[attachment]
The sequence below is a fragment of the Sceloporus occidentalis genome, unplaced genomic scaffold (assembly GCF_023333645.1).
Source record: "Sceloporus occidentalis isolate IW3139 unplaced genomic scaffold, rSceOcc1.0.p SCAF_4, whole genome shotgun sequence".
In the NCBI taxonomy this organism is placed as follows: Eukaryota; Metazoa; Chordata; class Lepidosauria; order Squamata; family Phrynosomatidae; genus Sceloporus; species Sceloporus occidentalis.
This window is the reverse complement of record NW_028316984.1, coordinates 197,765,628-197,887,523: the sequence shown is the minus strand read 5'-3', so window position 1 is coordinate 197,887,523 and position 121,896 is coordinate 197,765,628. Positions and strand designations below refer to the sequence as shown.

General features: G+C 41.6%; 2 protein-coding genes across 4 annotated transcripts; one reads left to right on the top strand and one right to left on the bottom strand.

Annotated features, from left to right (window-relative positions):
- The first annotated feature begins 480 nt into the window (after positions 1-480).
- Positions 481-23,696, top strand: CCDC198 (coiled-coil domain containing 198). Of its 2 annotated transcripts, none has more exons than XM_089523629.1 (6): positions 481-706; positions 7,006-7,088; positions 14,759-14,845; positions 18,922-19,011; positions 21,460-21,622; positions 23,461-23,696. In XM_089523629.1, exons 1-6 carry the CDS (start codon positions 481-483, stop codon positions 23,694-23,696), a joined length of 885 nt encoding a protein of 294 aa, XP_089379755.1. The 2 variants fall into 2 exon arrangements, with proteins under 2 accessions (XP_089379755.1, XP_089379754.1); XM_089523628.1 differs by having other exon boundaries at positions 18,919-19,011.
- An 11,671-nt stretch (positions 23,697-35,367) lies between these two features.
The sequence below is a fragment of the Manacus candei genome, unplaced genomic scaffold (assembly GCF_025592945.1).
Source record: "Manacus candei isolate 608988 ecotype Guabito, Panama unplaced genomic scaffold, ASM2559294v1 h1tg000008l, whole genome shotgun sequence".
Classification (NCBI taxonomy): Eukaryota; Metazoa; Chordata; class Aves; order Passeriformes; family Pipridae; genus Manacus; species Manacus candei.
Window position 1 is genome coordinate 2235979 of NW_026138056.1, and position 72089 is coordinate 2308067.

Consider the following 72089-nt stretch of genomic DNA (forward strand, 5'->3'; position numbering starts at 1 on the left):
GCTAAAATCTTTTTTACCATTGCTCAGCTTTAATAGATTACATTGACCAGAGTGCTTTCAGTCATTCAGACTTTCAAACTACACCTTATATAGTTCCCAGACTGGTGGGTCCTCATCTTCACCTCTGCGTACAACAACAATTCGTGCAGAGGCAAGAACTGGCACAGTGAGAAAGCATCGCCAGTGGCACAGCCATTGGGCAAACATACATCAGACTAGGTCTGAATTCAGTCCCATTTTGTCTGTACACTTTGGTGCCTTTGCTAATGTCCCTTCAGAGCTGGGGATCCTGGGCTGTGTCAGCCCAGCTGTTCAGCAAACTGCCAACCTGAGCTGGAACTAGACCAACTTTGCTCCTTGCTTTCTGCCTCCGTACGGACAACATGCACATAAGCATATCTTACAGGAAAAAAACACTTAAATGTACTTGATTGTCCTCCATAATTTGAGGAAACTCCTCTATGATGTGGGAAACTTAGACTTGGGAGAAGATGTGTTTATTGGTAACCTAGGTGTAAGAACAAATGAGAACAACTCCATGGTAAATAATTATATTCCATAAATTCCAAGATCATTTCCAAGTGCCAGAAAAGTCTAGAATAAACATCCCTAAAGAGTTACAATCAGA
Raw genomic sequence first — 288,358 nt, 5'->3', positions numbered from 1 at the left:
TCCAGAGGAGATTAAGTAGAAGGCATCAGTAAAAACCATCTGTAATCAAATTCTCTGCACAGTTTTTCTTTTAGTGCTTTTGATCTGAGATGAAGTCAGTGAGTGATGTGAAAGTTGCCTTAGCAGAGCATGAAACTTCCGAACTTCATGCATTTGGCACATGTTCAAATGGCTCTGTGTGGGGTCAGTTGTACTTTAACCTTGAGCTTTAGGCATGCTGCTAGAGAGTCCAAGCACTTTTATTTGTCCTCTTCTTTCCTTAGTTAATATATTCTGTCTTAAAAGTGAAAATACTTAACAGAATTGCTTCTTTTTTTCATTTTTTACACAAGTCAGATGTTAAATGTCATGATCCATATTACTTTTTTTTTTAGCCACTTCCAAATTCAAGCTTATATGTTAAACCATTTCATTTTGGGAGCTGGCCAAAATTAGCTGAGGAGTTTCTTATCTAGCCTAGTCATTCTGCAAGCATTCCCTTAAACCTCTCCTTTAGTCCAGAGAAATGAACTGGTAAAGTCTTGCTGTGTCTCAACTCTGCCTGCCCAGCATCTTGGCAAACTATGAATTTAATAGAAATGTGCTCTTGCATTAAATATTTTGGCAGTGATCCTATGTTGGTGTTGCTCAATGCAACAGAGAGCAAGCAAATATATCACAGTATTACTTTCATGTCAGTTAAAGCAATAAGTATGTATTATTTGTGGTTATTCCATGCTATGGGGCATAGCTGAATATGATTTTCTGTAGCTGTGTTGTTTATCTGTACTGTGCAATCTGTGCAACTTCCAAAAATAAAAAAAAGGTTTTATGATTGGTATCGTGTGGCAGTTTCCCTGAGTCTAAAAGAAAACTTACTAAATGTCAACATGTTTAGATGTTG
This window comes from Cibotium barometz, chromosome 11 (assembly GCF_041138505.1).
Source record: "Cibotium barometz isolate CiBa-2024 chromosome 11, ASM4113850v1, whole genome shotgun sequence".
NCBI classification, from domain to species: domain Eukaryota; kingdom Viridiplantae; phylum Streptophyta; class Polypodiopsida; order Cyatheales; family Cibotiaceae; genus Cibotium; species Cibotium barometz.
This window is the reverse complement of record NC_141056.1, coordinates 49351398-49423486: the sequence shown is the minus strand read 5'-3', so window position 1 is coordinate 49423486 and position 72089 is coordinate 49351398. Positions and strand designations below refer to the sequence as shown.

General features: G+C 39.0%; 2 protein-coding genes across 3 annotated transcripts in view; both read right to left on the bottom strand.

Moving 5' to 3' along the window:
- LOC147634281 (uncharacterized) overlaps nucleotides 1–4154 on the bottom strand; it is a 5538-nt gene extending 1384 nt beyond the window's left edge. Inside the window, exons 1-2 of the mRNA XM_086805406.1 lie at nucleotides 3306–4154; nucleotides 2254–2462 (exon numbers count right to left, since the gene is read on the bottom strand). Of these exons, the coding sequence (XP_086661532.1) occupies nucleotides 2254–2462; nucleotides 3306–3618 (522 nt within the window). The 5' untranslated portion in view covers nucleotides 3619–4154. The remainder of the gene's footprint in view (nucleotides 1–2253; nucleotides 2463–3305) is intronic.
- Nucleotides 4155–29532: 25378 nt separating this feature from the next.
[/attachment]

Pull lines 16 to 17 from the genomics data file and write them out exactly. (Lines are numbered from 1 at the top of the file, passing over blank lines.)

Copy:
Raw genomic sequence first — 288,358 nt, 5'->3', positions numbered from 1 at the left:
TCCAGAGGAGATTAAGTAGAAGGCATCAGTAAAAACCATCTGTAATCAAATTCTCTGCACAGTTTTTCTTTTAGTGCTTTTGATCTGAGATGAAGTCAGTGAGTGATGTGAAAGTTGCCTTAGCAGAGCATGAAACTTCCGAACTTCATGCATTTGGCACATGTTCAAATGGCTCTGTGTGGGGTCAGTTGTACTTTAACCTTGAGCTTTAGGCATGCTGCTAGAGAGTCCAAGCACTTTTATTTGTCCTCTTCTTTCCTTAGTTAATATATTCTGTCTTAAAAGTGAAAATACTTAACAGAATTGCTTCTTTTTTTCATTTTTTACACAAGTCAGATGTTAAATGTCATGATCCATATTACTTTTTTTTTTAGCCACTTCCAAATTCAAGCTTATATGTTAAACCATTTCATTTTGGGAGCTGGCCAAAATTAGCTGAGGAGTTTCTTATCTAGCCTAGTCATTCTGCAAGCATTCCCTTAAACCTCTCCTTTAGTCCAGAGAAATGAACTGGTAAAGTCTTGCTGTGTCTCAACTCTGCCTGCCCAGCATCTTGGCAAACTATGAATTTAATAGAAATGTGCTCTTGCATTAAATATTTTGGCAGTGATCCTATGTTGGTGTTGCTCAATGCAACAGAGAGCAAGCAAATATATCACAGTATTACTTTCATGTCAGTTAAAGCAATAAGTATGTATTATTTGTGGTTATTCCATGCTATGGGGCATAGCTGAATATGATTTTCTGTAGCTGTGTTGTTTATCTGTACTGTGCAATCTGTGCAACTTCCAAAAATAAAAAAAAGGTTTTATGATTGGTATCGTGTGGCAGTTTCCCTGAGTCTAAAAGAAAACTTACTAAATGTCAACATGTTTAGATGTTG